A really smart idea from some logician.
From some blogger called "infinite injury" (whose blog I've never seen before, and which seems to be pretty random), the following extremely good idea:
Instead of those individuals with the best defenses taking them trial we see just the opposite happening in the RIAA cases. While there are many individuals whose cases raise tough questions about the accuracy of the RIAA’s identifications or whether merely making songs availible constitutes infringement the case that was most throughly defended so far was that of Jammie Thomas who insisted on claiming she hadn’t even made the songs available despite the singularly strong evidence showing this to be a lie. Unsurprisingly the jury saw through the blatant deception and convicted her without reaching any of the serious issues.
Some might dismiss this as an isolated oddity but I think it reflects fundamental incentives that our system creates when large companies sue individuals for massive damages while offering cheap settlements. Given the fact that under the American rule even a successful defense might cost 60-100k any reasonable individual is likely to swallow their pride and pay the couple thousand dollars of bribe money, even if they know they were misidentified. This creates a situation where only the copyright analagos of tax protestors or the judgement proof are likely to defend their cases. Hardly providing ideal test cases. Certainly foundations and charities like the EFF and ACLU can help offset this problem but not every situation is popular enough to attract these deep pockets and our justice system shouldn’t require charitable aid to produce fair results.
One might be tempted to move to the English rule but while this rule would help even this seems to leave a dangerously imbalanced playing field. Corporations are likely to sue private individuals in such a fashion only when they hope to gain massive deterent benefit while the individual can only hope to gain a few thousand dollars. For instance suppose you produced a mix tape pushing the boundaries of fair use which you gave away for free. A group like the RIAA may have a large financial stake in convincing others such behavior will be punished while your potential gain from pursuing the lawsuit under the English rule is just the few thousand the settlement offer proposes a rational defendent will still stimply pay the protection money and give the corporation their example. Besides, the English rule risks unfairly deterring individuals from suing corporations lest they get left with the massive bill the corporation ran up on lawyers.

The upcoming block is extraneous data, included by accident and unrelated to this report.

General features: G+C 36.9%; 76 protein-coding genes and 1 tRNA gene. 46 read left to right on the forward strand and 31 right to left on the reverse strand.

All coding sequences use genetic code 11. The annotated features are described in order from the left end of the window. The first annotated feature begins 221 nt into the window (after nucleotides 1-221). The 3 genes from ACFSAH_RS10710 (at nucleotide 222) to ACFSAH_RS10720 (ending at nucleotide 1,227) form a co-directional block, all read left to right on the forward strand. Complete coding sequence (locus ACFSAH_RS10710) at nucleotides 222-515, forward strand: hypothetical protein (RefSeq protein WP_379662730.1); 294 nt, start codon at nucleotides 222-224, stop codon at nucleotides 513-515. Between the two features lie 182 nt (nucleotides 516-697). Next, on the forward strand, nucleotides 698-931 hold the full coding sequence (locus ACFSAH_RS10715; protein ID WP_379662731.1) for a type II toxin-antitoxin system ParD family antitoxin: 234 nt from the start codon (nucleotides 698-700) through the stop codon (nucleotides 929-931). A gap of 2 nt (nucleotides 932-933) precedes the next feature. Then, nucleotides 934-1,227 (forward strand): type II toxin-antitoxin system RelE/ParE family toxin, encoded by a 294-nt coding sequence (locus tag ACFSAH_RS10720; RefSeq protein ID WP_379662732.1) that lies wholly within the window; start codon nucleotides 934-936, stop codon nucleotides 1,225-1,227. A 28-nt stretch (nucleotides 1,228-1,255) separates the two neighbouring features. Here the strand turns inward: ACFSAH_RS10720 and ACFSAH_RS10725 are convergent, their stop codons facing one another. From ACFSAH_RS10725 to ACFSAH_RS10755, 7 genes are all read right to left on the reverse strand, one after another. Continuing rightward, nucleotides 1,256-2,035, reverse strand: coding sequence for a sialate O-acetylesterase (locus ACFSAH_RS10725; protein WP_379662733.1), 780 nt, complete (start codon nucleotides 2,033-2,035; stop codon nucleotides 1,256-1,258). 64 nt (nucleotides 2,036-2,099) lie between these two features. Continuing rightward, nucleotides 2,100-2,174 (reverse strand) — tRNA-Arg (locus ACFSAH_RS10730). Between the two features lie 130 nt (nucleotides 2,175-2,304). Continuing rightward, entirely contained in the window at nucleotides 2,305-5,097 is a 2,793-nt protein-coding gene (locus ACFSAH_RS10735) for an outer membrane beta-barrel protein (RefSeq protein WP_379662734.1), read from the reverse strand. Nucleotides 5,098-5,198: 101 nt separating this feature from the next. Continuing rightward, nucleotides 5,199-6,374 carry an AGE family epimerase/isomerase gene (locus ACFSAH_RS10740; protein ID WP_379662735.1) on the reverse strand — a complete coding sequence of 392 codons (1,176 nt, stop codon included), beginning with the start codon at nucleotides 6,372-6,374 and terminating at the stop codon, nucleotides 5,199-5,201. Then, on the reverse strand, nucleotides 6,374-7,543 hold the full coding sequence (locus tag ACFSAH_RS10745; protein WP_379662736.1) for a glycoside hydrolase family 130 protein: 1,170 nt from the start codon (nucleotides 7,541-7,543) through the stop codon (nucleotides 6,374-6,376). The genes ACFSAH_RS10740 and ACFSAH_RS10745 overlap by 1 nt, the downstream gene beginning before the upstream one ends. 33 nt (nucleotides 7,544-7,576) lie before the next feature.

Hopefully some clever economist can imagine some clever scheme that results in even better incentives but it occured to me that a partial solution to both this problem and the dangers of the English rule more generally might be the following. Create a system where by default the lower pays their own attorney’s fees and gives the winner the amount of money he (the loser) spend on attorneys. This would then minimize the harms of the English rule (you still control the maximum risk you undergo) while giving some extra incentive for ‘example’ defendants to go to trial in hopes of winning a relatively large payout since their example status likely means a great deal of lawyers fees were paid out in selecting and pursuing their case.
I like this idea a lot. There would have to be a lot of thinking about unintended consequences (for example, are there some kinds of litigation where one side inherently has most costs than another? And what about contingency fee litigation?) But the basic notion would be a great way to reduce the effect of deep-pocketed litigators like the RIAA, as well as the land developers who file SLAPP suits.